4. I just picked up a new Chiappa M-1-9 this has a wood stock, has very good quality and take the mags from a Berreta 92, this gun out of the box even with the manual stating a break in period of 150 rounds has worked flawlessly right out of the box, also it came with the bayonet lug!

    5. The Bayonet lug is a separate piece that fits under and over the barrel. The front sight needs to be removed to put it on. California currently prohibits them because the people writing the laws don’t know what they are doing. Check at Sarco for the part or search for it.

    6. I have one of Auto Ordinance’s M1 Carbines. Bought it about a year ago. ‘Regular’ type like above, but without the graffiti and art…and without a bayonet lug either.

      All I have to say is that it is NOT reliable at all. It is one of the worst functioning new, out-of-the-box rifles I’ve ever owned. It constantly jammed, the bolt would lock up. The hardware didn’t work well together. I switched ammo brands about four times; it didn’t make much of a difference. I didn’t get reasonable performance out of it until after about 500-600 rnds were fired. I kept thinking it would get ‘broken in’.

      I still have it, and it still jams up at times. I’ve read about other shooters with the same problem on that model. I chalk it up to poor quality parts chosen for the hardware, especially the slide. And the piston gets dirty very quickly. You have to dissemble and clean the whole thing after every 50 rnds, or it won’t function consistently.

      I still want an original WW2/Korean era Carbine, but I can’t find a decent one for under $1200.

    7. About 52 yrs ago, I went to an NRA convention in Chicago. There was a table with brochures on it. I picked up one and added it to others I had picked up. Later when I got home, I read the brochure on receiving an M1 Carbine fully serviceable. I filled out the application, sent it to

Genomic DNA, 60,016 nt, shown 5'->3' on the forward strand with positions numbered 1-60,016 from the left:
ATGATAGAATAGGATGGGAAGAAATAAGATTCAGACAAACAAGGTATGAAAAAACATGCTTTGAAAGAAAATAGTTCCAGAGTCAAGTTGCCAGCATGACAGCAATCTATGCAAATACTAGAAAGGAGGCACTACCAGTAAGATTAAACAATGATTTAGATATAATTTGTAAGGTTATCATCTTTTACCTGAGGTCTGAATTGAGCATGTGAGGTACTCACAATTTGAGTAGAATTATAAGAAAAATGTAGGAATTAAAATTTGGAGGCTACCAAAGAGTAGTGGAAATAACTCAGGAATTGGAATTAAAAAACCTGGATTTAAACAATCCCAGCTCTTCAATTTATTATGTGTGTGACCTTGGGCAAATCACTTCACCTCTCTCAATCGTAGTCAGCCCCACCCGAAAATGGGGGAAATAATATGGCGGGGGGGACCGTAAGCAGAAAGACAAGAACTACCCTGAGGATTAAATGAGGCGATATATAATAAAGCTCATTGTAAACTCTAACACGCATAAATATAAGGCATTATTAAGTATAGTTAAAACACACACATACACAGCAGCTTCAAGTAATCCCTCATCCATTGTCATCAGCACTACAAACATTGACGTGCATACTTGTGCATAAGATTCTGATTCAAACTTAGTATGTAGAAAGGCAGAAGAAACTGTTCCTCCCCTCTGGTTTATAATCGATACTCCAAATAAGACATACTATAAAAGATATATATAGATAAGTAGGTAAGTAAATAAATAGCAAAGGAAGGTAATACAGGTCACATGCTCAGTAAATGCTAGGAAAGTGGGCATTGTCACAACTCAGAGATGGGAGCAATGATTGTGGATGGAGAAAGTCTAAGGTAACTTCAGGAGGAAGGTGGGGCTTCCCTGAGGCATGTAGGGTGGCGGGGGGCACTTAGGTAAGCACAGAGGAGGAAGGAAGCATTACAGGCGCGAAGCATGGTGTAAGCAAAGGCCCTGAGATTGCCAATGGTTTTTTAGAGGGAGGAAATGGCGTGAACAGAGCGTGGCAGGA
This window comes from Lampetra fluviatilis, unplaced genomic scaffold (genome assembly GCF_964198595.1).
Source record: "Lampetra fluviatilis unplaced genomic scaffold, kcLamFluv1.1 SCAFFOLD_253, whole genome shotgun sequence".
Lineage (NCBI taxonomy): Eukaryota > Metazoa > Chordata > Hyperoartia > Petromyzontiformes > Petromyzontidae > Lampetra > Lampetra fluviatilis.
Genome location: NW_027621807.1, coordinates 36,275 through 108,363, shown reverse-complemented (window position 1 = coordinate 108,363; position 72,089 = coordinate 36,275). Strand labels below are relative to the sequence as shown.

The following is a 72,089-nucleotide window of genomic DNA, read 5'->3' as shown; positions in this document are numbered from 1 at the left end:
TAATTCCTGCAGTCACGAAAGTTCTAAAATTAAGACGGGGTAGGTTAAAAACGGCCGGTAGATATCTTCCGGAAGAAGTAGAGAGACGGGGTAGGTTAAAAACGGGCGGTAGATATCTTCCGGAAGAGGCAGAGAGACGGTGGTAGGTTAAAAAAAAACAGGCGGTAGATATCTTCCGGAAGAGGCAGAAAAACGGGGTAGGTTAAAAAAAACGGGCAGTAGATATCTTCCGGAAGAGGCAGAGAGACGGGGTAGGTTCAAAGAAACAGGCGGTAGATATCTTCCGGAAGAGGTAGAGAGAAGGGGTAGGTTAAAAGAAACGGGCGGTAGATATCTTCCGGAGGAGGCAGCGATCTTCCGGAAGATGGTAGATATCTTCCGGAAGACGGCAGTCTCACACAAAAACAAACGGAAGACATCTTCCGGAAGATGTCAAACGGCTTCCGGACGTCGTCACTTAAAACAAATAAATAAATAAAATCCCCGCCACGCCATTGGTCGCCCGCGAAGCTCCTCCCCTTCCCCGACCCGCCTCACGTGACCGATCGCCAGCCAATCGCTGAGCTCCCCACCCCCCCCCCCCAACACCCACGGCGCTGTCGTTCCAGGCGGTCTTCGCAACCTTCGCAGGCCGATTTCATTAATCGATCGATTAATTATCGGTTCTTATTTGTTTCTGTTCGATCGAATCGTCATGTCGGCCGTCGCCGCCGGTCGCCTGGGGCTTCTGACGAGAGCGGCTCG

Rock Island IL. Got a reply to send them $17.50, $2.50 s&h, $20.00.
      Back in those days, ammo was very affordable, not like today.
      My carbine was manufactured in 1943, by Winchester. It is now my family heirloom to be handed down to my grandson along with my
      M1 Garand.

      The new M1 carbine will, in my opinion, won’t come close to my treasure. History of being used in combat, for $20.00,

      1. i have the same m1 carbine by winchester got it for $20.00 from N R A back in the 60’s,,could of got the 1911 45 for $ 20.00 but i did not so sorry i did not order it I also have the M 1 Garand i got for $100.00 in the la area back IN THE 60’S Love them

      1. I arrived in VN mid-1963 and was issued one of the little guns, although I wasn’t one of the “little people”. I was also issued a pair of WWII Jungle Boots which I dearly loved; still have them although in sad shape now (brown with green canvas sides and two buckles at top). Refused the black boots w/green canvas when they came out. Was later (about 6 mos) issued a M14. Liked the carbine better but had to accept the M14. I now have my own carbine.

    8. I have an m-1 Carbine with a scope on it, and an m-1 Inland advisor pistol, both are nice guns and shoot well, I wasn’t looking for an original piece I wanted one to shoot. Had a little fun getting to get the advisor to cycle but once I got a couple of 100 rounds through it and the magazines and it loosened up it works just fine for a truck gun and boy is it fun to shoot!!!!!!

    9. All I want is an ORIGINAL M1CARBINE at a discount price/ it says 30 carbine, did you forget how to adjust a peep sight? If you want a black gun build one or buy one! I haven’t heard squat about a bayonet lug on a black gun I guess they don’t rate for one!

      1. I have an original M1 carbine that I prefer not to shoot. I don’t want another M1 carbine to hang on the wall. I would buy a reasonably priced copy of the original to shoot. I would also like a shooter in a cartridge that is a little better ballistically than a 70 to 80 year old cartridge. Having said that a reproduction shooter with more advanced sights would be nice. In case you haven’t noticed they have made some significant advances in even peep sights in the last 100+ years. I have nothing against peep sights. I have tang sights on all of my single shot Winchester’s!

        1. Hunters have used the M1 Carbine in .30 cal since the end of WW2 for deer. Like the AR, veterans adopted the firearms they had used in battle. I have mine as one of the firearms I carried during my career. It still has the armory number painted on the butt. I carried the M2 Carbine at the start of my career. I found it easier to carry than the M-16. The M1 is a rifle I can take into the brush and not worry about it getting scratched or dinged. If it does, it’s very easy to fix.